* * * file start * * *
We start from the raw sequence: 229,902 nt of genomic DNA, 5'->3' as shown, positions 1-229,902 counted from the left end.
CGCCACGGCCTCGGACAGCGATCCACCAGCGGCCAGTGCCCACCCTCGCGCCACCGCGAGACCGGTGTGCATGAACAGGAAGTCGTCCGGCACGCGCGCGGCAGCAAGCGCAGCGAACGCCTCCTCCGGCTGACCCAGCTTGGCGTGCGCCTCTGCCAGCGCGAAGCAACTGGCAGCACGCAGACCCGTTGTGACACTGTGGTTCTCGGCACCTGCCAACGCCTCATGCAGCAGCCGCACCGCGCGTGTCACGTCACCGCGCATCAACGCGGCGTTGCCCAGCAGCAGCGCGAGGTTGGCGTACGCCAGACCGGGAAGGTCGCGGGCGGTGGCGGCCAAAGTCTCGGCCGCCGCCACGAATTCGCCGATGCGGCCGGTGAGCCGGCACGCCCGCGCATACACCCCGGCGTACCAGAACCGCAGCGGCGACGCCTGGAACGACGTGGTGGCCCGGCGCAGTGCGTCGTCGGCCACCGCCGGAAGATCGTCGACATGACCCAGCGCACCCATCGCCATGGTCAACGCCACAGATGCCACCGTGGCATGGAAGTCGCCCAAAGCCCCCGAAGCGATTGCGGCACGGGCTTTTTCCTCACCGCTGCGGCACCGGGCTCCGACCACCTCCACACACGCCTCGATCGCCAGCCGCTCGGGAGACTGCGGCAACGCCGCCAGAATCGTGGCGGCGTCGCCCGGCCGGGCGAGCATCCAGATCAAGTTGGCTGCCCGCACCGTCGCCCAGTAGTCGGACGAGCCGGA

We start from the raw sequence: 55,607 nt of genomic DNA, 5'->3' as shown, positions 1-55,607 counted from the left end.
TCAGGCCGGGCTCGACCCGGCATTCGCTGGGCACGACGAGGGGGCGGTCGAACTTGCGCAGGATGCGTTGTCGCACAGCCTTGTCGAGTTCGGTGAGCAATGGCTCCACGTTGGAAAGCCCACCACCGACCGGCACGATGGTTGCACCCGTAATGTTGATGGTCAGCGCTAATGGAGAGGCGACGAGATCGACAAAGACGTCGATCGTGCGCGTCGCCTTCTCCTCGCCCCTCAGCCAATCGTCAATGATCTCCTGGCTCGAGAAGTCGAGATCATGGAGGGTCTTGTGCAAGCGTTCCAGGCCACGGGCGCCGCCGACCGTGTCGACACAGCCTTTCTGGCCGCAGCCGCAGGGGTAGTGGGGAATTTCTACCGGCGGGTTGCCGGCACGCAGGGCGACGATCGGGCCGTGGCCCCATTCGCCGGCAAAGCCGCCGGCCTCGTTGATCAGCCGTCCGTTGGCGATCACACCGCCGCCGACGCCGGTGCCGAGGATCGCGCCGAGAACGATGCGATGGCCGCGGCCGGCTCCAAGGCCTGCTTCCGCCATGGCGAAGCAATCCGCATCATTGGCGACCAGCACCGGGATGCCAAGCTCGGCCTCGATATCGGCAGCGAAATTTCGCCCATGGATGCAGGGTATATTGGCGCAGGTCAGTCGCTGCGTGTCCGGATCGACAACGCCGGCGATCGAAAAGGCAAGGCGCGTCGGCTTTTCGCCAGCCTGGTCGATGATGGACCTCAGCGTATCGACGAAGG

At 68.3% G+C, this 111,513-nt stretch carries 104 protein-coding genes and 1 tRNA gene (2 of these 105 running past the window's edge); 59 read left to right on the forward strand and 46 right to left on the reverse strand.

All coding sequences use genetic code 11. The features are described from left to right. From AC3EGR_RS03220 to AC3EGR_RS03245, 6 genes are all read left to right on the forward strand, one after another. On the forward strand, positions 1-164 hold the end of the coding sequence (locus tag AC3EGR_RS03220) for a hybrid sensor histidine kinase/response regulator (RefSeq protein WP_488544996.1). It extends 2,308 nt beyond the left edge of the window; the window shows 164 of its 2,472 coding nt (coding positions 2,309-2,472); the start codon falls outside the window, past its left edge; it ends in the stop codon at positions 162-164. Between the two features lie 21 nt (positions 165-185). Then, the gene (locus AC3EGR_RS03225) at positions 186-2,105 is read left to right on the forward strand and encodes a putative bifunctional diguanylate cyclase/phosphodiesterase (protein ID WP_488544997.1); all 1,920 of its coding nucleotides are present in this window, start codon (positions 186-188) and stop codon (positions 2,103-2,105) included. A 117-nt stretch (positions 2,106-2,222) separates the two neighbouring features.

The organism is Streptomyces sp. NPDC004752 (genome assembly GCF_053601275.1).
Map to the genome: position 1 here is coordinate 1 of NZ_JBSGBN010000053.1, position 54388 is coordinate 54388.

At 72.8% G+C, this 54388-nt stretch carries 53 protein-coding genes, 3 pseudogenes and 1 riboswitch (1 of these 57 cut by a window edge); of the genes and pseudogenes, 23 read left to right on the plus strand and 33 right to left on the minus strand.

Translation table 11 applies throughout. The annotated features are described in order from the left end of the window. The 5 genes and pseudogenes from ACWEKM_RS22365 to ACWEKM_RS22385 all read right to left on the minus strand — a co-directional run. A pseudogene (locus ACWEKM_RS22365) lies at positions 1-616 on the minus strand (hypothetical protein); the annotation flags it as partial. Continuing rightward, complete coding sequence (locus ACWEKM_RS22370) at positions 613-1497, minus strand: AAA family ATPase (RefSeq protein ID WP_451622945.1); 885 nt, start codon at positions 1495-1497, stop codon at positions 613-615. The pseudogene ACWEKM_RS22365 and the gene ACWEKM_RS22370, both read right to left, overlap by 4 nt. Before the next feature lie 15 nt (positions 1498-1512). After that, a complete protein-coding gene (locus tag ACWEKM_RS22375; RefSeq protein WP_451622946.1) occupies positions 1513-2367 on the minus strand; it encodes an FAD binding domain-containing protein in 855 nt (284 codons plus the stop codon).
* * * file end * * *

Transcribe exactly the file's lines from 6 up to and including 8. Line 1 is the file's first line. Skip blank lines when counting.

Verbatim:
All coding sequences use genetic code 11. The features are described from left to right. From AC3EGR_RS03220 to AC3EGR_RS03245, 6 genes are all read left to right on the forward strand, one after another. On the forward strand, positions 1-164 hold the end of the coding sequence (locus tag AC3EGR_RS03220) for a hybrid sensor histidine kinase/response regulator (RefSeq protein WP_488544996.1). It extends 2,308 nt beyond the left edge of the window; the window shows 164 of its 2,472 coding nt (coding positions 2,309-2,472); the start codon falls outside the window, past its left edge; it ends in the stop codon at positions 162-164. Between the two features lie 21 nt (positions 165-185). Then, the gene (locus AC3EGR_RS03225) at positions 186-2,105 is read left to right on the forward strand and encodes a putative bifunctional diguanylate cyclase/phosphodiesterase (protein ID WP_488544997.1); all 1,920 of its coding nucleotides are present in this window, start codon (positions 186-188) and stop codon (positions 2,103-2,105) included. A 117-nt stretch (positions 2,106-2,222) separates the two neighbouring features.

The organism is Streptomyces sp. NPDC004752 (genome assembly GCF_053601275.1).
Map to the genome: position 1 here is coordinate 1 of NZ_JBSGBN010000053.1, position 54388 is coordinate 54388.